Exploring careers, making connections

From Times Square to Brooklyn to Queens, 60 Wake Forest students covered miles of sidewalk and subway lines exploring careers in media, fashion and retail, public relations and advertising, and the arts.

Wake Forest’s Office of Personal and Career Development led the “Career Trek” in December, with students divided into groups according to their interests. Altogether, they visited 21 organizations and met with more than 35 alumni and parents for an eye-opening exploration of what it’s like to live and work in New York City.

Where are they now?

  • 98% of survey respondents from the graduating class of 2013 are either employed or in graduate school. Check out the first-destination data to see where they are now.

At an evening alumni reception, students enjoyed a round-robin meet-and-greet where trekkers talked with alumni in their own field of interest as well as those from other industries. Students on every trek were able to share stories and connections with other Wake Foresters. “It was amazing to see where some alumni are now, even the ones who just graduated a semester ago,” senior Jeremy Heftner wrote in his journal. “People are Wake Forest’s most valuable asset. We should never forget where we come from for it is Wake Forest that helps provide the steps to success.”

Below are reflections from a sampling of students who attended the two-day Career Trek.


Visited: The Mets, Hearst Publications, FWRV Law Firm, Turner Sports, Viacom

Over the span of two short days, our group visited five different companies. As a senior communication major, with a concentration in media studies, I was eager to gain a broader perspective on what career opportunities might interest me. We learned about various ways to set ourselves apart from competing applicants and the profound importance of showcasing our social and digital media abilities. Hearing first-hand what employers are looking for in entry-level candidates was an amazing opportunity. It gave us an inside look at major corporations in very competitive industries. The key lesson I learned: Make connections and stay in touch.

Senior communication major Michael Woodall


Visited: The Jones Group, Macy’s, ANN Inc., Bloomingdales and a 5th Avenue Scavenger Hunt

This trek gave our group a rare glimpse into the fashion and retail industry. The employers we met are looking for workers who show initiative, know the latest fashion trends, and are optimistic and eager to learn. A career path is a journey and not a destination. Every job I take throughout my career may not be the ideal job, but each step will better equip me for my dream job. Some industry leaders we talked with never thought about their current job as a possible career choice. It developed as they learned more about their interests, gained skills and discovered where they could reach their fullest potential. This trek opened doors to future careers I never considered. I realize now that everything in life cannot be planned, but as long as I maintain a strong work ethic, enthusiasm and a positive attitude, I’ll have an extraordinary journey.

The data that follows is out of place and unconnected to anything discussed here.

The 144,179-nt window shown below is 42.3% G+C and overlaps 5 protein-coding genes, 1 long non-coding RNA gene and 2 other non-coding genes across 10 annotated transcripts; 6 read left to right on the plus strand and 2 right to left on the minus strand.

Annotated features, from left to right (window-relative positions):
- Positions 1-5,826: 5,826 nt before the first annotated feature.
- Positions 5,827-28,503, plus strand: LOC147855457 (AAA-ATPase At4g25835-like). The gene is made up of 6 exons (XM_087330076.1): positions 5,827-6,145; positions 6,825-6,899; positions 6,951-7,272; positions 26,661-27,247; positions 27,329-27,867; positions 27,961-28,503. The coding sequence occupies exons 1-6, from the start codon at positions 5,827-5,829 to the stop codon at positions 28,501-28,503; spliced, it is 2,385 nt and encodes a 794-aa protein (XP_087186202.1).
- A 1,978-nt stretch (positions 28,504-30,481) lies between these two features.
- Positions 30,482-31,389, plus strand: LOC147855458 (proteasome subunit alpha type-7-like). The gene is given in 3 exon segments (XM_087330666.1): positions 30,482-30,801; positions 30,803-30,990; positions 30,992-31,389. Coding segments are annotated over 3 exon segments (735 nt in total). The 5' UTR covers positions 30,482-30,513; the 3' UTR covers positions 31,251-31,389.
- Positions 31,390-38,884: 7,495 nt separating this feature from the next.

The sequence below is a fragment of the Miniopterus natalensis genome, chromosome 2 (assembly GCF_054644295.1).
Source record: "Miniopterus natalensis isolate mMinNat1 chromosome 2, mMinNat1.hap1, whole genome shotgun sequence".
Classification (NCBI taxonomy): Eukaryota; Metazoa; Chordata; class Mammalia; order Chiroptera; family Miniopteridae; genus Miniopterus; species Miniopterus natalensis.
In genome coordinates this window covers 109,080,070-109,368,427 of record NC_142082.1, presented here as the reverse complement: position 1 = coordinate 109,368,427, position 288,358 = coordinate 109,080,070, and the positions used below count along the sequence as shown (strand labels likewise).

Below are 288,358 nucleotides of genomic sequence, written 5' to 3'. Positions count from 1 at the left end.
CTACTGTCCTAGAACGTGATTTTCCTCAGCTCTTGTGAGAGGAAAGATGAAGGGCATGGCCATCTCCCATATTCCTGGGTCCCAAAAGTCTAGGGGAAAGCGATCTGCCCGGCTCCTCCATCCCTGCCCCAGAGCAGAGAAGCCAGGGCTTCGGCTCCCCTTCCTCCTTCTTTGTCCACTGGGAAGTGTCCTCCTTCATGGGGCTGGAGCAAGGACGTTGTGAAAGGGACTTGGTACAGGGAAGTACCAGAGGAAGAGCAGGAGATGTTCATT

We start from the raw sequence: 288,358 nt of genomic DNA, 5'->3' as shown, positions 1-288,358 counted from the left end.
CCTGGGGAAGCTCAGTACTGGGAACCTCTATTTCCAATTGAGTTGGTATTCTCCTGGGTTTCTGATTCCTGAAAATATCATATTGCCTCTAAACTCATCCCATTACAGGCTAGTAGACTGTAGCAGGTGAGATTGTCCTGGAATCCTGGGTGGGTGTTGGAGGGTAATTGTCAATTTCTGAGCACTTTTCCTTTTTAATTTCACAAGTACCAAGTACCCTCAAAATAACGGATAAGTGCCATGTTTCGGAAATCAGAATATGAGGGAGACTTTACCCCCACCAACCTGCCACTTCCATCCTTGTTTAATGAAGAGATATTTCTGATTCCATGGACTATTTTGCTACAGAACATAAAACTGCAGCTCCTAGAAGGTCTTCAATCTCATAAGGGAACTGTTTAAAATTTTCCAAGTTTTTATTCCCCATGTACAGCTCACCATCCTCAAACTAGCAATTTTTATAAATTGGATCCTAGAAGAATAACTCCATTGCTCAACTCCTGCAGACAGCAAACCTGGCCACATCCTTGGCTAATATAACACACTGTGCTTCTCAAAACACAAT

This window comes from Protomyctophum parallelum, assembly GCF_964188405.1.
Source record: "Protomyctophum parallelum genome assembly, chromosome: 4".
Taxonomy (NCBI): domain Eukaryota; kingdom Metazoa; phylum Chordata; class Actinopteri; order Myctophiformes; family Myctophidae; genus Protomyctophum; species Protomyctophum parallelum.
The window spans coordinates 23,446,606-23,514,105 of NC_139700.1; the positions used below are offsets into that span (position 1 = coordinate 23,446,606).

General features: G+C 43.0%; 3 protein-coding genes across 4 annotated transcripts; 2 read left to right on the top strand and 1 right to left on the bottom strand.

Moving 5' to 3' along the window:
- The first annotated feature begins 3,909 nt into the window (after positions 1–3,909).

Junior English major Brianna Brewer


Visited: Ogilvy Public Relations, BBDO, RJ Palmer, CDMiConnect, Golf Digest

This career trek was an amazing adventure. I admit I didn’t know what I was getting into when I initially applied for Wake Forest’s career trek in New York City. I knew that I was interested in public relations, having completed an internship in the industry, but I never fully understood all the complex mechanics surrounding the world of advertising, publishing and public relations. In just 48 hours, our group learned about the unique dynamics of these industries by allowing us to ask questions to individuals passionate about their work. As an added bonus, many people we met were alumni who share a desire to help Wake Forest students succeed. They enthusiastically provided guidance, insight and honesty. Furthermore, they allowed us to explore the importance of telling an impactful story as we transition throughout college and beyond.

Senior politics and international affairs major Jeremy Hefter


Visited: The Independent Filmmaker Project, 52nd St. Project, Lincoln Center — Mitzi Newhouse Theatre, Christies, The Metropolitan Museum of Art and Carnegie Hall

In New York City, we hit some major companies in the art world and also discovered some hidden gems. We learned that working in the arts world is no easy task; it takes a vast amount of courage, grit and networking, networking, networking. Most people in the arts world gravitated towards their prospective companies based on their passions and interests — stopping at nothing until they got there. By participating in the Career Trek as a sophomore, I was able to get a comprehensive perspective of the arts industry. From art curator to stage manager to filmmaker, there are unlimited options. No matter what field I decide to pursue, I’ve gained valuable insight on how to stay focused, have the courage to put myself out there and the confidence to connect with helpful mentors and professionals in my field of interest.

Sophomore computer science major Lisa Sun

Categories: 2014 Highlights: OPCD, Admissions, For Alumni, For Parents, Mentoring, Student, Top Stories, Wake Forest College